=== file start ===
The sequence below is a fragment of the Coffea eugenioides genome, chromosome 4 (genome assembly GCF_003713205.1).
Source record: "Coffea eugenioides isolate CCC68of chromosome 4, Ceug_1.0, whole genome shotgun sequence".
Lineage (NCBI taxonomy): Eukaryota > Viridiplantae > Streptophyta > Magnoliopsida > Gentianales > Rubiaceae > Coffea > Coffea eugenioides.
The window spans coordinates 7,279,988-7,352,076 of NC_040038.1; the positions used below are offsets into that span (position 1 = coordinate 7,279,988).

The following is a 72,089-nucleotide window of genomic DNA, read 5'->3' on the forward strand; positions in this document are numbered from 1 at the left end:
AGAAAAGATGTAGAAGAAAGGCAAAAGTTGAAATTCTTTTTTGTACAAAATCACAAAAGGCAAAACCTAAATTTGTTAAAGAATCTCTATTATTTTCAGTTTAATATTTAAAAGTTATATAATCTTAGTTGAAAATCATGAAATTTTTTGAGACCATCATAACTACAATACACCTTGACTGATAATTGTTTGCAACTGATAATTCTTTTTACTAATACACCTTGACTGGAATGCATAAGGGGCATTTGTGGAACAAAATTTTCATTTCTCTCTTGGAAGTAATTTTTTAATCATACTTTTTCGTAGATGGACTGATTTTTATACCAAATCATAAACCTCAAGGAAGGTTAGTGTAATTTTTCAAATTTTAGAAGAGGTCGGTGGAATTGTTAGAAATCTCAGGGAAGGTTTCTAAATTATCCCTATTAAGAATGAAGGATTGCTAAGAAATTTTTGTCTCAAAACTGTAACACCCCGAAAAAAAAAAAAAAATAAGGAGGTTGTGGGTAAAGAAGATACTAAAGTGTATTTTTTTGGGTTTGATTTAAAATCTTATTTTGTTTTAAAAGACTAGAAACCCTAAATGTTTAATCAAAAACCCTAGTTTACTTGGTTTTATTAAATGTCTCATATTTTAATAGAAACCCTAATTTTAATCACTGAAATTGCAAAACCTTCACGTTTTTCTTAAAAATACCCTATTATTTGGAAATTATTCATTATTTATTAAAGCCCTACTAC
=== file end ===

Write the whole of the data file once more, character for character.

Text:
The sequence below is a fragment of the Coffea eugenioides genome, chromosome 4 (genome assembly GCF_003713205.1).
Source record: "Coffea eugenioides isolate CCC68of chromosome 4, Ceug_1.0, whole genome shotgun sequence".
Lineage (NCBI taxonomy): Eukaryota > Viridiplantae > Streptophyta > Magnoliopsida > Gentianales > Rubiaceae > Coffea > Coffea eugenioides.
The window spans coordinates 7,279,988-7,352,076 of NC_040038.1; the positions used below are offsets into that span (position 1 = coordinate 7,279,988).

The following is a 72,089-nucleotide window of genomic DNA, read 5'->3' on the forward strand; positions in this document are numbered from 1 at the left end:
AGAAAAGATGTAGAAGAAAGGCAAAAGTTGAAATTCTTTTTTGTACAAAATCACAAAAGGCAAAACCTAAATTTGTTAAAGAATCTCTATTATTTTCAGTTTAATATTTAAAAGTTATATAATCTTAGTTGAAAATCATGAAATTTTTTGAGACCATCATAACTACAATACACCTTGACTGATAATTGTTTGCAACTGATAATTCTTTTTACTAATACACCTTGACTGGAATGCATAAGGGGCATTTGTGGAACAAAATTTTCATTTCTCTCTTGGAAGTAATTTTTTAATCATACTTTTTCGTAGATGGACTGATTTTTATACCAAATCATAAACCTCAAGGAAGGTTAGTGTAATTTTTCAAATTTTAGAAGAGGTCGGTGGAATTGTTAGAAATCTCAGGGAAGGTTTCTAAATTATCCCTATTAAGAATGAAGGATTGCTAAGAAATTTTTGTCTCAAAACTGTAACACCCCGAAAAAAAAAAAAAAATAAGGAGGTTGTGGGTAAAGAAGATACTAAAGTGTATTTTTTTGGGTTTGATTTAAAATCTTATTTTGTTTTAAAAGACTAGAAACCCTAAATGTTTAATCAAAAACCCTAGTTTACTTGGTTTTATTAAATGTCTCATATTTTAATAGAAACCCTAATTTTAATCACTGAAATTGCAAAACCTTCACGTTTTTCTTAAAAATACCCTATTATTTGGAAATTATTCATTATTTATTAAAGCCCTACTAC